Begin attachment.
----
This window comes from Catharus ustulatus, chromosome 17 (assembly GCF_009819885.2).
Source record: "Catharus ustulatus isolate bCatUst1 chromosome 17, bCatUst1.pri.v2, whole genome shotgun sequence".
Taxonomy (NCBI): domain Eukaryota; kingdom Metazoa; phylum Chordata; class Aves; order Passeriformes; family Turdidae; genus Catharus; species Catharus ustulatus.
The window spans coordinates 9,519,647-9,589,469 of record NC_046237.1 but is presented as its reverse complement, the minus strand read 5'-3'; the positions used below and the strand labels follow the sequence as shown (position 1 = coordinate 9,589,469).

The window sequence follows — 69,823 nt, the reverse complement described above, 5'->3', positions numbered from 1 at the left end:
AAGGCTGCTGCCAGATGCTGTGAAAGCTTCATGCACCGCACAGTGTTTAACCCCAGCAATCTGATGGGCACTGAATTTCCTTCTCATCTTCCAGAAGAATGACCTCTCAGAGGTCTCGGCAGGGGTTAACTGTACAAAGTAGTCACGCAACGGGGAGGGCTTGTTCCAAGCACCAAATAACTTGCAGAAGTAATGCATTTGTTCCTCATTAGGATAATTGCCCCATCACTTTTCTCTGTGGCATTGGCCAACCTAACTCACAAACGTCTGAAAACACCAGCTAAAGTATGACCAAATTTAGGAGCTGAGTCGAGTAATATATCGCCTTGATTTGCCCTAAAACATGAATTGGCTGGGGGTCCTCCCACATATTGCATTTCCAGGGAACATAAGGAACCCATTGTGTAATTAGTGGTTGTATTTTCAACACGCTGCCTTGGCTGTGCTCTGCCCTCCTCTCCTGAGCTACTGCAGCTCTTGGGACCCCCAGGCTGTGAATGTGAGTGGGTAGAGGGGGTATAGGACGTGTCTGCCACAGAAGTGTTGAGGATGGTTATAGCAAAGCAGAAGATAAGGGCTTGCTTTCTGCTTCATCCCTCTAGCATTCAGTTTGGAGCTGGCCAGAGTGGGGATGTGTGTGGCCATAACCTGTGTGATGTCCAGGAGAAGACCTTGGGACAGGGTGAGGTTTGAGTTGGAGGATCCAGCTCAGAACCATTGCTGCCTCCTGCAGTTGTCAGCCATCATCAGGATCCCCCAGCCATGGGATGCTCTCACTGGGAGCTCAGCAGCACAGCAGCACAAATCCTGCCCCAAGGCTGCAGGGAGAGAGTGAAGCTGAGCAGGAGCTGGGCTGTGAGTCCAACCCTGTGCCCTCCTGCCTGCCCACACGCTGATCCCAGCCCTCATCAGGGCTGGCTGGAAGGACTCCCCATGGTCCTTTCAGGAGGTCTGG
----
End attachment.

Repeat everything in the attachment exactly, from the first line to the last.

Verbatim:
This window comes from Catharus ustulatus, chromosome 17 (assembly GCF_009819885.2).
Source record: "Catharus ustulatus isolate bCatUst1 chromosome 17, bCatUst1.pri.v2, whole genome shotgun sequence".
Taxonomy (NCBI): domain Eukaryota; kingdom Metazoa; phylum Chordata; class Aves; order Passeriformes; family Turdidae; genus Catharus; species Catharus ustulatus.
The window spans coordinates 9,519,647-9,589,469 of record NC_046237.1 but is presented as its reverse complement, the minus strand read 5'-3'; the positions used below and the strand labels follow the sequence as shown (position 1 = coordinate 9,589,469).

The window sequence follows — 69,823 nt, the reverse complement described above, 5'->3', positions numbered from 1 at the left end:
AAGGCTGCTGCCAGATGCTGTGAAAGCTTCATGCACCGCACAGTGTTTAACCCCAGCAATCTGATGGGCACTGAATTTCCTTCTCATCTTCCAGAAGAATGACCTCTCAGAGGTCTCGGCAGGGGTTAACTGTACAAAGTAGTCACGCAACGGGGAGGGCTTGTTCCAAGCACCAAATAACTTGCAGAAGTAATGCATTTGTTCCTCATTAGGATAATTGCCCCATCACTTTTCTCTGTGGCATTGGCCAACCTAACTCACAAACGTCTGAAAACACCAGCTAAAGTATGACCAAATTTAGGAGCTGAGTCGAGTAATATATCGCCTTGATTTGCCCTAAAACATGAATTGGCTGGGGGTCCTCCCACATATTGCATTTCCAGGGAACATAAGGAACCCATTGTGTAATTAGTGGTTGTATTTTCAACACGCTGCCTTGGCTGTGCTCTGCCCTCCTCTCCTGAGCTACTGCAGCTCTTGGGACCCCCAGGCTGTGAATGTGAGTGGGTAGAGGGGGTATAGGACGTGTCTGCCACAGAAGTGTTGAGGATGGTTATAGCAAAGCAGAAGATAAGGGCTTGCTTTCTGCTTCATCCCTCTAGCATTCAGTTTGGAGCTGGCCAGAGTGGGGATGTGTGTGGCCATAACCTGTGTGATGTCCAGGAGAAGACCTTGGGACAGGGTGAGGTTTGAGTTGGAGGATCCAGCTCAGAACCATTGCTGCCTCCTGCAGTTGTCAGCCATCATCAGGATCCCCCAGCCATGGGATGCTCTCACTGGGAGCTCAGCAGCACAGCAGCACAAATCCTGCCCCAAGGCTGCAGGGAGAGAGTGAAGCTGAGCAGGAGCTGGGCTGTGAGTCCAACCCTGTGCCCTCCTGCCTGCCCACACGCTGATCCCAGCCCTCATCAGGGCTGGCTGGAAGGACTCCCCATGGTCCTTTCAGGAGGTCTGG